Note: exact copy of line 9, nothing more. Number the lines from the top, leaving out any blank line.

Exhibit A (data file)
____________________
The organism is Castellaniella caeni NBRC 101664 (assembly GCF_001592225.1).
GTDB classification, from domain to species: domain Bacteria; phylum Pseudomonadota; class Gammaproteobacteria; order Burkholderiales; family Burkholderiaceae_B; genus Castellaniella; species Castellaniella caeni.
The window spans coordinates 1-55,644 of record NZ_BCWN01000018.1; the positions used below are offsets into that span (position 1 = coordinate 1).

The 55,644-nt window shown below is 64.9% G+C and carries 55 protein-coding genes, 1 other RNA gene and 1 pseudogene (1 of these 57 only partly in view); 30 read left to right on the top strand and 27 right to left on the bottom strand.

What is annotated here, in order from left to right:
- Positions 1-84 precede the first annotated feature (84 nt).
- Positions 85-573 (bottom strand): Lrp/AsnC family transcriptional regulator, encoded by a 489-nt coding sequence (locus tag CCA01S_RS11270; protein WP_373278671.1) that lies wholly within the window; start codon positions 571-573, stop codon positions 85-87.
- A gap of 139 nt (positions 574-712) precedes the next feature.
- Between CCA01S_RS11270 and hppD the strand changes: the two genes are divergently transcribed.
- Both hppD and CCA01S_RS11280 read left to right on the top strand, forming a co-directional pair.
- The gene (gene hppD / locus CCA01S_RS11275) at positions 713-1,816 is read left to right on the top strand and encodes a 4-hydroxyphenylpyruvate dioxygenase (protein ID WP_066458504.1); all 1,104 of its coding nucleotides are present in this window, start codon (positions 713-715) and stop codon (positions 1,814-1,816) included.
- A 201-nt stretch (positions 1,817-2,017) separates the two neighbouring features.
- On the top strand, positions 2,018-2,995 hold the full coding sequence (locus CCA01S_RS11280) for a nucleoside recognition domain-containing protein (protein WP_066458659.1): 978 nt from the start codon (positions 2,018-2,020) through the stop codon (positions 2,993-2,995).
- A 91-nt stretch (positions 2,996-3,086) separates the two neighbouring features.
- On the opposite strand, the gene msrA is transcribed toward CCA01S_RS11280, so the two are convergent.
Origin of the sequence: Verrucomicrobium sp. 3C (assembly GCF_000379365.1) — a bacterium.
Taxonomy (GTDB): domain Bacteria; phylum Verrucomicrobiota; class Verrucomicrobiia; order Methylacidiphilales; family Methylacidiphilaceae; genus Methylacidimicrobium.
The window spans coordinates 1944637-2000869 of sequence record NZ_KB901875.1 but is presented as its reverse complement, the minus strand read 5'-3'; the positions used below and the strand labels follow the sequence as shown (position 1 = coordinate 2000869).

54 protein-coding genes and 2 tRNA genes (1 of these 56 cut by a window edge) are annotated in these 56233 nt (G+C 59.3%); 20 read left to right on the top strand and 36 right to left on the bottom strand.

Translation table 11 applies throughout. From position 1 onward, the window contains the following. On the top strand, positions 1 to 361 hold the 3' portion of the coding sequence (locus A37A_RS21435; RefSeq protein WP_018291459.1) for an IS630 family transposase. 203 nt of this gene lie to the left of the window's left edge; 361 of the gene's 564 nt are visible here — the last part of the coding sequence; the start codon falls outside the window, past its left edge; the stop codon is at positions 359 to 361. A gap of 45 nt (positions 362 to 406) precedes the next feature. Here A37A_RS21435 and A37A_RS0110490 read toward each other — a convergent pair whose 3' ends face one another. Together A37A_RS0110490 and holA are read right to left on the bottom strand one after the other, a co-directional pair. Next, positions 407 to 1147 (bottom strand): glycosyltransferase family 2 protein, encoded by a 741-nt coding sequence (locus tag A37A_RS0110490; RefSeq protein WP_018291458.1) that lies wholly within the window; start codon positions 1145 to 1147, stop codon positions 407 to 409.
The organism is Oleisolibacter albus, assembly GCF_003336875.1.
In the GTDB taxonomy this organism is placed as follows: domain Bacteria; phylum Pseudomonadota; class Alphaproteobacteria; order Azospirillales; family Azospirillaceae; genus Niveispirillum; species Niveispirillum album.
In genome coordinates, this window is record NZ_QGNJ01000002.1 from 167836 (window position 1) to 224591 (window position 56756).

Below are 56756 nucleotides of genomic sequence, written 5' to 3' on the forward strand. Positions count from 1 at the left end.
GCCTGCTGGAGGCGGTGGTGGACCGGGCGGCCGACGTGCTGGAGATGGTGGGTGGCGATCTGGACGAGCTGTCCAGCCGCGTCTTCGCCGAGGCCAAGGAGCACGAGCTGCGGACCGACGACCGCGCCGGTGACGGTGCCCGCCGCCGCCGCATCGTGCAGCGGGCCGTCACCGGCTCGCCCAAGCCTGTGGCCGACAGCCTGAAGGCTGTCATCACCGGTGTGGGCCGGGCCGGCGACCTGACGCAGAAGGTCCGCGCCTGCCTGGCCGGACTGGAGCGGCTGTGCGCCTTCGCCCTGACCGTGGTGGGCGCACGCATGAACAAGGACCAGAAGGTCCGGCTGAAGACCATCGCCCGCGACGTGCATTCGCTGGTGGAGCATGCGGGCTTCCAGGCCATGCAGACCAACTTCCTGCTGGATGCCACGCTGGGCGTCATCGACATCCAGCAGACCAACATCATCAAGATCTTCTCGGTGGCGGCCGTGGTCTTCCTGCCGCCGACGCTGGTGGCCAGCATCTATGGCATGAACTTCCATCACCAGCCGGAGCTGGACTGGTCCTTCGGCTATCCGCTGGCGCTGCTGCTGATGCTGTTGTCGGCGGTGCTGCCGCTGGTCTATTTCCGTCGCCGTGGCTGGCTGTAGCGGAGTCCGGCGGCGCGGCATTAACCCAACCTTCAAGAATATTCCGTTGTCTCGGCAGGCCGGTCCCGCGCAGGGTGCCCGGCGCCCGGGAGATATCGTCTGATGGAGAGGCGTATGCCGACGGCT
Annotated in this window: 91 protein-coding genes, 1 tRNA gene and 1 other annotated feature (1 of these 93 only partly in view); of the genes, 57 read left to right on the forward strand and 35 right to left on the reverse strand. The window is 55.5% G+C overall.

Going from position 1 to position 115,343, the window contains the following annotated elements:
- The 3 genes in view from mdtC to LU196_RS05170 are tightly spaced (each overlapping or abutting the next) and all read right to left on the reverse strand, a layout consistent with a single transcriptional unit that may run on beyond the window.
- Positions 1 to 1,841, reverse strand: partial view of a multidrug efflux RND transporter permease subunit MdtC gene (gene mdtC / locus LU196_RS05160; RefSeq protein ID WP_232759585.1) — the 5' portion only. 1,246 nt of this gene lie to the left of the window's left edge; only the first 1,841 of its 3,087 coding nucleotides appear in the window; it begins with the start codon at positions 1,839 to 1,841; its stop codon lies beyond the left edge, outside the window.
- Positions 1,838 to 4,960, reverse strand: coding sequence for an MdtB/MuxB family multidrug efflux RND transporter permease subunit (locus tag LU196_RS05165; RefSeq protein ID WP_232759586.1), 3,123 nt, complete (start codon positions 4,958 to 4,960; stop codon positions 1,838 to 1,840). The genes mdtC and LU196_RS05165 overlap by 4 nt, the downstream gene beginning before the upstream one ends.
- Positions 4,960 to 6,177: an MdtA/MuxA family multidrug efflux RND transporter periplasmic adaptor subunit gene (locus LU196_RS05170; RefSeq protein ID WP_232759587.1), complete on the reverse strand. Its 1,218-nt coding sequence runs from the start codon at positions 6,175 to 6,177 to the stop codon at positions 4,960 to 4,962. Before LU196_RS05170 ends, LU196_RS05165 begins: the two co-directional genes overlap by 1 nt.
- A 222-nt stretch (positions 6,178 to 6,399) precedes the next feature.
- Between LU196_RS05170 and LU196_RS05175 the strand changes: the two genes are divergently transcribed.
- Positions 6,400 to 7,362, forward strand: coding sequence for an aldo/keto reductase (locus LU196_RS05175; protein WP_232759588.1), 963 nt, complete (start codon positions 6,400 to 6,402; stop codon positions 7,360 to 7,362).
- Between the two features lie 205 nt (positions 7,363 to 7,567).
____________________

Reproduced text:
- Between CCA01S_RS11270 and hppD the strand changes: the two genes are divergently transcribed.